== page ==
UR will soon be home to SECS – the Sexual Education Center for Students, a volunteer sexual education program organized and run largely by students. “The sexual education center will be a resource for students to get sexual health information and sexual health products,” senior Lindsay Lefenfeld, who has assisted in the center’s planning from the beginning, said. Sophomore Michelle Kline, a cabinet member of the Senate Services Committee, spearheaded the idea. Kline said that the center was modeled after a similar program at Oberlin College. The Students’ Association recognized SECS two weeks ago. The group may receive SA funding no earlier than next year. Beginning last semester, planning meetings have been held with representatives from student government, the University Counseling Center, University Health Services, and other student activity groups, according to Lefenfeld.”Our goal is to open next spring,” she said. “This semester is being spent getting the word out and planning for the center. In the fall, we will begin training Sexual Education Center volunteers. We want to make sure everyone volunteering at the center has in-depth knowledge of sexual health information.”Kline explained that SECS will strive to make students feel relaxed. “The voluntary staff members of the center will strive to provide a comfortable environment where UR students can come to ask questions, receive information and purchase sexual health products at no mark-up,” Kline said. She added that SECS will sell products ranging from condoms to vibrators.Lefenfeld explained that although services provided by the center would be free to students, products, such as condoms, dental dams, pregnancy tests, alternative menstrual products and novelty items will be sold at cost. UHS Health Educator Mary Beth Dreyer has been involved in organizing SECS. “Students need to be proactive with their sexual health and I think a sexual health center is one way to encourage students to be responsible about sexual decision making,” she said. Dreyer stated that one in four college-aged students is infected with a sexually transmitted disease. “It’s important to get tested for STDs and use protection each and every time intercourse occurs,” she said. “We’re still in the early stages of the planning and are interested in student involvement on many levels. It will be a center run by the students, for the students. So, feedback and ideas from UR students is always welcome,” Dreyer said. “I encourage students to get involved so the center meets their needs.”Lefenfeld would also like more students to help the center.”This is the perfect time for students to get involved with this project,” she said.”We need students to work on many aspects of the center including training, vendors, recruitment, and public relation, there is something for everyone,” Lefenfeld said.A location for the center has not yet been determined. “Part of this semester’s work will be to find a location that is convenient and conducive to our mission,” Lefenfeld said. “We would like a location that is easily accessible to students, but still offers privacy for those that use our services.”For more information, contact Kline at mk006m@mail.rochester.edu. Yunis can be reached at tyunis@campustimes.org.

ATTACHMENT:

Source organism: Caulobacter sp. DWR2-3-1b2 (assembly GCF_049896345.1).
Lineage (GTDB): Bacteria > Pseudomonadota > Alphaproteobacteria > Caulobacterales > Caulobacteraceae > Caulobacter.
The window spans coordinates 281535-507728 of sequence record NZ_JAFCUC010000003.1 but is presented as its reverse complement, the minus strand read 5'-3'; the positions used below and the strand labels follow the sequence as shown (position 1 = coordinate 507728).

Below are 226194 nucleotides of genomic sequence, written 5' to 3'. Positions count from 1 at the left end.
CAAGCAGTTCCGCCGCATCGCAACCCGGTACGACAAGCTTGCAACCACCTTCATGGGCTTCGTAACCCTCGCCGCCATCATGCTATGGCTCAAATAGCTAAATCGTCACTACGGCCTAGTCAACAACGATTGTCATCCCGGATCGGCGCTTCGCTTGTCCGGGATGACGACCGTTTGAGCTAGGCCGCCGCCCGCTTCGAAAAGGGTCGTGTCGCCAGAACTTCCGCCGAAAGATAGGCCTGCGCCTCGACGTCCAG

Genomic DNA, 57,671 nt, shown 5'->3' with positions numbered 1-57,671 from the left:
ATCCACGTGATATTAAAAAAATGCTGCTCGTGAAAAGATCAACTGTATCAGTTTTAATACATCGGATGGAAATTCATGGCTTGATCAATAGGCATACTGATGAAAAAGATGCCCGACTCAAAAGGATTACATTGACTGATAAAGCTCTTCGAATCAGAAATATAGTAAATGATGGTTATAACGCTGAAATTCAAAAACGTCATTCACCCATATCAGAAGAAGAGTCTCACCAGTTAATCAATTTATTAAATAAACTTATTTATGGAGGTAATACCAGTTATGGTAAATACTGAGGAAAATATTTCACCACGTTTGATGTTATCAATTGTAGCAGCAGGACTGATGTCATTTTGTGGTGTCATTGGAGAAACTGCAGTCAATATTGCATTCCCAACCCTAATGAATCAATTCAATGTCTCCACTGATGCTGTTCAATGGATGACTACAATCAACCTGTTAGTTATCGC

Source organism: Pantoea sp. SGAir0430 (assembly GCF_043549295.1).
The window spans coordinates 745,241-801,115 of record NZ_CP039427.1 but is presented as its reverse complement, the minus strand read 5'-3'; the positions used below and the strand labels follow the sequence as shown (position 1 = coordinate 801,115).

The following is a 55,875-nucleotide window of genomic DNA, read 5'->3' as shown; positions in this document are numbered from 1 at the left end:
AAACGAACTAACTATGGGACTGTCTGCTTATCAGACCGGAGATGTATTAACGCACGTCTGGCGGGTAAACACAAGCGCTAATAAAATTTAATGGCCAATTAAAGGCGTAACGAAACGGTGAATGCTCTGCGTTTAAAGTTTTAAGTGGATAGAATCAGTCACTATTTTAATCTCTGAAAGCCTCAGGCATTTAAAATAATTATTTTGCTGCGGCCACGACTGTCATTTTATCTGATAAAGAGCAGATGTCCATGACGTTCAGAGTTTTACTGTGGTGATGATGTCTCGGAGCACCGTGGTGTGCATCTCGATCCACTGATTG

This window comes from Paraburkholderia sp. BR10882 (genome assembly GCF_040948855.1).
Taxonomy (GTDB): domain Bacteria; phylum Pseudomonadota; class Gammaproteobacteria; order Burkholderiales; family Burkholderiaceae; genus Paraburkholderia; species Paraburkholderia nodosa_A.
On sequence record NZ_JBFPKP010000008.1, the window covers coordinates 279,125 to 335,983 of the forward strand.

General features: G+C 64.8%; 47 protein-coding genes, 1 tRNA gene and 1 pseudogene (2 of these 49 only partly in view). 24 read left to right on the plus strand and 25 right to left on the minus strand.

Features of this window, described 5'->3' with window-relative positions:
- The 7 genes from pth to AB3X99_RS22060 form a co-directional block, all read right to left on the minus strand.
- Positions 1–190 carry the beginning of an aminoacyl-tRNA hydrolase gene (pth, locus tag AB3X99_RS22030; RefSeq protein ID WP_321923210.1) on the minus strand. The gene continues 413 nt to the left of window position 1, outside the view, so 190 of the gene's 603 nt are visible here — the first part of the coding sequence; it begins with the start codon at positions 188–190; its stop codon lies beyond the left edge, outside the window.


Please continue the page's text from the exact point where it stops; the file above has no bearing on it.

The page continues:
UR Womens’ Lacrosse trounces Nazareth 17-5

UR’s Womens’ Lacrosse team beat Nazareth University 17–5 on Tuesday at Fauver Stadium.

Dinner for Peace was an unconventional way of protesting for Palestine

The dinner showcased aspects of Palestinian culture. It was a unique way of protesting against the genocide, against the Israeli occupation, against the university’s involvement with the genocide.

UR Softball continues dominance with sweeps of Alfred University and Ithaca College

The Yellowjackets swept Alfred University on the road Thursday, winning both games by a score of 5–4.